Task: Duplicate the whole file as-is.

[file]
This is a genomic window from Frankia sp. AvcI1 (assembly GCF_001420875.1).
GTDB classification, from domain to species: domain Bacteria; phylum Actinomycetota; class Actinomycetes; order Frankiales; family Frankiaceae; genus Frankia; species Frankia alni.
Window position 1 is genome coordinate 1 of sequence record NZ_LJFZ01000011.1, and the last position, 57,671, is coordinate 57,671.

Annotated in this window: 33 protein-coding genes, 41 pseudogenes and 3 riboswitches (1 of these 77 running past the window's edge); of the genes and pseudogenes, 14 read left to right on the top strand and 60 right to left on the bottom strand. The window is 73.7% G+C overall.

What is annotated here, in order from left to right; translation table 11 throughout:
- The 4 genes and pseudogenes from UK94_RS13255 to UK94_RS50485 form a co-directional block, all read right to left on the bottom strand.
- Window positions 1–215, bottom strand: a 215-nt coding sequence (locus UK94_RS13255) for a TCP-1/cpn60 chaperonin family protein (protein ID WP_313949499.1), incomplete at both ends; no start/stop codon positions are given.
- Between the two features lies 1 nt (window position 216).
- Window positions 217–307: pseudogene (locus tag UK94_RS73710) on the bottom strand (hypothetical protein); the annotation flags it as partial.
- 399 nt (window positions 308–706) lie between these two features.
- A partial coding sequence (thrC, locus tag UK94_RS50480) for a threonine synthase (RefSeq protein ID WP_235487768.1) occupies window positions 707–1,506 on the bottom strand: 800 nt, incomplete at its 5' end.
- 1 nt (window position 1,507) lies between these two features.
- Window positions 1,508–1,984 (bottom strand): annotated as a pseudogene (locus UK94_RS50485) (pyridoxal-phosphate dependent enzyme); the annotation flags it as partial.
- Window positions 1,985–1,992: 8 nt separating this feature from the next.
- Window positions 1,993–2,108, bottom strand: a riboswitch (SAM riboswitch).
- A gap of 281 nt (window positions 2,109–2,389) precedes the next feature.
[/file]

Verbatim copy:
This is a genomic window from Frankia sp. AvcI1 (assembly GCF_001420875.1).
GTDB classification, from domain to species: domain Bacteria; phylum Actinomycetota; class Actinomycetes; order Frankiales; family Frankiaceae; genus Frankia; species Frankia alni.
Window position 1 is genome coordinate 1 of sequence record NZ_LJFZ01000011.1, and the last position, 57,671, is coordinate 57,671.

Annotated in this window: 33 protein-coding genes, 41 pseudogenes and 3 riboswitches (1 of these 77 running past the window's edge); of the genes and pseudogenes, 14 read left to right on the top strand and 60 right to left on the bottom strand. The window is 73.7% G+C overall.

What is annotated here, in order from left to right; translation table 11 throughout:
- The 4 genes and pseudogenes from UK94_RS13255 to UK94_RS50485 form a co-directional block, all read right to left on the bottom strand.
- Window positions 1–215, bottom strand: a 215-nt coding sequence (locus UK94_RS13255) for a TCP-1/cpn60 chaperonin family protein (protein ID WP_313949499.1), incomplete at both ends; no start/stop codon positions are given.
- Between the two features lies 1 nt (window position 216).
- Window positions 217–307: pseudogene (locus tag UK94_RS73710) on the bottom strand (hypothetical protein); the annotation flags it as partial.
- 399 nt (window positions 308–706) lie between these two features.
- A partial coding sequence (thrC, locus tag UK94_RS50480) for a threonine synthase (RefSeq protein ID WP_235487768.1) occupies window positions 707–1,506 on the bottom strand: 800 nt, incomplete at its 5' end.
- 1 nt (window position 1,507) lies between these two features.
- Window positions 1,508–1,984 (bottom strand): annotated as a pseudogene (locus UK94_RS50485) (pyridoxal-phosphate dependent enzyme); the annotation flags it as partial.
- Window positions 1,985–1,992: 8 nt separating this feature from the next.
- Window positions 1,993–2,108, bottom strand: a riboswitch (SAM riboswitch).
- A gap of 281 nt (window positions 2,109–2,389) precedes the next feature.